Kazakhstan Chocolate: Everyone Wants a Bite
Foreign firms are lining up to take a bite out of Kazakhstan’s lucrative chocolate market. Beloved local chocolatier Rakhat is tempting a South Korean investor, while Turkey's Ülker has recently expanded its Kazakhstan candy operations. In July, Seoul-based Lotte Confectionery announced plans to takeover Almaty's Rakhat, which EurasiaNet.org featured in March. The deal will see Lotte buy 76 percent of Rakhat's common shares for an estimated $157 million, valuing the company at $43.5 per share, a premium of around 30 percent on the current share price listed on the Kazakhstan Stock Exchange. The Koreans are not the only ones moving into the Kazakh market. Ülker, a Turkish packaged food producer that has been active in the country for over 10 years, recently launched a rival to Rakhat's best-selling “Kazakhstan” chocolate bar with its own take on, yep, “Kazakhstan” chocolate. Rakhat, which has operated in Almaty continuously since 1942, features on its packaging a golden eagle flying under a yellow sun on a blue background, a theme resembling Kazakhstan's national flag. Ülker's packaging echoes Rakhat's and features Bayterek, Astana's iconic tower, on a blue and yellow background.Bayan Sulu, another local chocolate manufacturer, has also tapped into the growing appetite for patriotic-looking candy with its own “Kazakhstanski” chocolate: Its wrapper features a map of Kazakhstan. With Russia pressuring Kazakhstan to join what looks like a trade war against Ukraine -- starting with a possible ban on imports of Ukrainian chocolate -- these companies are expanding just in time to grab a potentially greater share of Kazakhstan's chocolate market.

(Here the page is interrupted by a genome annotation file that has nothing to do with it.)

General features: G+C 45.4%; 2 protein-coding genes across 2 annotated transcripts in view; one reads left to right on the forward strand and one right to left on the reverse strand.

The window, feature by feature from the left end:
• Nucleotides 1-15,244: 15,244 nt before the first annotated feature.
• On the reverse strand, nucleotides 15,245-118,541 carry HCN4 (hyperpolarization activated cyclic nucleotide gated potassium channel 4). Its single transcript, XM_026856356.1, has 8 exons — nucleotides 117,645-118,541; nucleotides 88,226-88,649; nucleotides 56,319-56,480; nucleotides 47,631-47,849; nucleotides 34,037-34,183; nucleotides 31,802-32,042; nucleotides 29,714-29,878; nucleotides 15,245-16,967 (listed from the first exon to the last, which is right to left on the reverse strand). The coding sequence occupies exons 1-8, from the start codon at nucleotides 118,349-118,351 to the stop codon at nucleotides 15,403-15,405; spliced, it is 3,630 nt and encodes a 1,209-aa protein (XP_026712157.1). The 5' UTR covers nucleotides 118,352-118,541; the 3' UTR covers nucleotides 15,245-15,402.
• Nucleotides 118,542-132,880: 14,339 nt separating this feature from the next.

Paul Bartlett is a journalist based in Almaty.